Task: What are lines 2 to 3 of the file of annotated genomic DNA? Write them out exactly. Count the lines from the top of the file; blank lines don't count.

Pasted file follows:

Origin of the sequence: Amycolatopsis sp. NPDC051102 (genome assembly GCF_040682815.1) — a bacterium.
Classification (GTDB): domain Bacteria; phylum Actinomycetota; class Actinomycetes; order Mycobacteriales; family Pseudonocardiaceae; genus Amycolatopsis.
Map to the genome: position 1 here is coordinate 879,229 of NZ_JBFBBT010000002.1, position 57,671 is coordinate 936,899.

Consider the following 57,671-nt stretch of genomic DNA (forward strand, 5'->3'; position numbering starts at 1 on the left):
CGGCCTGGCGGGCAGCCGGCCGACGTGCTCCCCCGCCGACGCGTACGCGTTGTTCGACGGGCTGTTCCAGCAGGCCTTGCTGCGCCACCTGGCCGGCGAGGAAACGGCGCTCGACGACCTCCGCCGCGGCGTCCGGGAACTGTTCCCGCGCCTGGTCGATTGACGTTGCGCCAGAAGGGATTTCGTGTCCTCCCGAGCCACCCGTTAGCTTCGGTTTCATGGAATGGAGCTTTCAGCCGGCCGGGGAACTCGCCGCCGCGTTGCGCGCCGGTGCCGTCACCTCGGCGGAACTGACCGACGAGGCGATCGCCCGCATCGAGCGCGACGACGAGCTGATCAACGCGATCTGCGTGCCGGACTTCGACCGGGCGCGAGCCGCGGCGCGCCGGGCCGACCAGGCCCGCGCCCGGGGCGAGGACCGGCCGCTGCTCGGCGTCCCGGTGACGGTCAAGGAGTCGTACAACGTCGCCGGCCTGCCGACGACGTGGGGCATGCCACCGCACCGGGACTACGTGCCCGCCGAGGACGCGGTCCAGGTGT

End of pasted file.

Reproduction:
Classification (GTDB): domain Bacteria; phylum Actinomycetota; class Actinomycetes; order Mycobacteriales; family Pseudonocardiaceae; genus Amycolatopsis.
Map to the genome: position 1 here is coordinate 879,229 of NZ_JBFBBT010000002.1, position 57,671 is coordinate 936,899.